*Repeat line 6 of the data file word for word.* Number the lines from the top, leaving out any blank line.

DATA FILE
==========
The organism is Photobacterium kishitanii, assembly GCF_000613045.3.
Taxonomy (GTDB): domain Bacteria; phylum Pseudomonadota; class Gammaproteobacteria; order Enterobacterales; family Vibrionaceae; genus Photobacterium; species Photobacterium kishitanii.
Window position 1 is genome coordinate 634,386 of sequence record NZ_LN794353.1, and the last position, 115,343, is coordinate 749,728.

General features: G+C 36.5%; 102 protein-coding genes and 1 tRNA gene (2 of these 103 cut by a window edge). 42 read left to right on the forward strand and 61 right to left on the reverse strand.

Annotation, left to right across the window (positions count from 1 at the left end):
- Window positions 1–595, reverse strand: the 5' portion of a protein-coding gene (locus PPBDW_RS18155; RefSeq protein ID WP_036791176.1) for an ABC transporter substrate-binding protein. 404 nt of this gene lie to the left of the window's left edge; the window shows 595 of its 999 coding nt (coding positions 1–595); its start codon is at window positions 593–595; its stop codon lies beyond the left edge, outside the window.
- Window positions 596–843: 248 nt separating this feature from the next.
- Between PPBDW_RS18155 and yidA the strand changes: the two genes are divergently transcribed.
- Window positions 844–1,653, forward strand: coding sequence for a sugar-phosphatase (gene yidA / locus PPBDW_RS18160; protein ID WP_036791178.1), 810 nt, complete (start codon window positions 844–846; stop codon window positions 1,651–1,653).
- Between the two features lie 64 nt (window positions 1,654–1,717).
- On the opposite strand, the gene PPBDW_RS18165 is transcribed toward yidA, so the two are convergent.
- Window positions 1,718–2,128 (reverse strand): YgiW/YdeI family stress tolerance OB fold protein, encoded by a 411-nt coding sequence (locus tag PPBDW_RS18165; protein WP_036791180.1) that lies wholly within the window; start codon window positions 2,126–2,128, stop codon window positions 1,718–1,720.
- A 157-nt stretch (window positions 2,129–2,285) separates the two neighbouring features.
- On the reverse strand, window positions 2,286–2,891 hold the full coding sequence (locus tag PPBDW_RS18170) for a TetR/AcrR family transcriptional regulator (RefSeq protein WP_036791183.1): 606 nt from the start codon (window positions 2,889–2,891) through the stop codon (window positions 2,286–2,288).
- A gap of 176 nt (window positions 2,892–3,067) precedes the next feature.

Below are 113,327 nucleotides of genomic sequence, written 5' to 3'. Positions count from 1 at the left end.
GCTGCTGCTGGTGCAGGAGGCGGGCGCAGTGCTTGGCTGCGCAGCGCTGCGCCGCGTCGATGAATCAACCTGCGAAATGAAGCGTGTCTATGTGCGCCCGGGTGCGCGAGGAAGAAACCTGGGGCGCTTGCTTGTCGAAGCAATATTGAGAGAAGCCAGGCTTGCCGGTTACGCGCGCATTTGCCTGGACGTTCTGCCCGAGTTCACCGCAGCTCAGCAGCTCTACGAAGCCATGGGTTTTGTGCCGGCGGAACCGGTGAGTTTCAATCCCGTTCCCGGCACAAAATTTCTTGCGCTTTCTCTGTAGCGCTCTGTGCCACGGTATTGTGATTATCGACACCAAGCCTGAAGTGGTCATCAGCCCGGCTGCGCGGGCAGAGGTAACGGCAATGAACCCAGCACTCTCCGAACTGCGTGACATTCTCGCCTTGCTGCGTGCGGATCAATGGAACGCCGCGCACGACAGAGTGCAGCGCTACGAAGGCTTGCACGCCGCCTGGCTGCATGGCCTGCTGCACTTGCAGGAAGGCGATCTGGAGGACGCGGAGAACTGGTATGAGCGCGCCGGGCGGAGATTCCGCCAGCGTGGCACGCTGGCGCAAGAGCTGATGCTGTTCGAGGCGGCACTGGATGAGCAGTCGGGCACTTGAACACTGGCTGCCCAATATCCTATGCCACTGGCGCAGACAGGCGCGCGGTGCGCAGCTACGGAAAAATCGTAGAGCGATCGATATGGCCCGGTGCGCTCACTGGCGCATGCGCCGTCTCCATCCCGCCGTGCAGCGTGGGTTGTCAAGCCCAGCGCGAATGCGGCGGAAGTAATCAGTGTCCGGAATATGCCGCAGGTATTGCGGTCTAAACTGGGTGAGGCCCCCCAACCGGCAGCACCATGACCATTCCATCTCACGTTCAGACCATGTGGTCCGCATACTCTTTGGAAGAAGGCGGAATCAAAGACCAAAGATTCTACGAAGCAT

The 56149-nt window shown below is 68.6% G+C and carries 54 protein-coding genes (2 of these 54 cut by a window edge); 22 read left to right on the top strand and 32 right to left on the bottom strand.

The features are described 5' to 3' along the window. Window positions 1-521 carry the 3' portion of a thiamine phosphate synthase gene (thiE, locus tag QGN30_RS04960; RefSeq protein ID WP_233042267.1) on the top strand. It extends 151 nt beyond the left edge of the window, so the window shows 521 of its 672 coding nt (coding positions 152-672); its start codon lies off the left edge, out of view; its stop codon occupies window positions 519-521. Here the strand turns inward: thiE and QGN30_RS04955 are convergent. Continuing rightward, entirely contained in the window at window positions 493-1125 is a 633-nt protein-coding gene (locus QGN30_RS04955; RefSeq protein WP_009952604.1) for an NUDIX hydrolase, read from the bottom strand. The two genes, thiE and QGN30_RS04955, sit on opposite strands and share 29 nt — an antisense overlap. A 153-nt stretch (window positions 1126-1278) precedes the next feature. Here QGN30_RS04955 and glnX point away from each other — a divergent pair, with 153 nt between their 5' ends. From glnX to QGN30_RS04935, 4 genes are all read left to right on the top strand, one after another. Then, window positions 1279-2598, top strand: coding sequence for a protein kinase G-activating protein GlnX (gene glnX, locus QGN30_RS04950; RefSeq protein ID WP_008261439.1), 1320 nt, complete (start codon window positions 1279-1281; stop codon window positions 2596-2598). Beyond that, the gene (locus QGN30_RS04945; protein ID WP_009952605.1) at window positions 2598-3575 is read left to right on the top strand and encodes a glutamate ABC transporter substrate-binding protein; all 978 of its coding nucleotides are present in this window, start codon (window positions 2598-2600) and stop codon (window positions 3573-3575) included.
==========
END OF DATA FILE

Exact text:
- Window positions 1–595, reverse strand: the 5' portion of a protein-coding gene (locus PPBDW_RS18155; RefSeq protein ID WP_036791176.1) for an ABC transporter substrate-binding protein. 404 nt of this gene lie to the left of the window's left edge; the window shows 595 of its 999 coding nt (coding positions 1–595); its start codon is at window positions 593–595; its stop codon lies beyond the left edge, outside the window.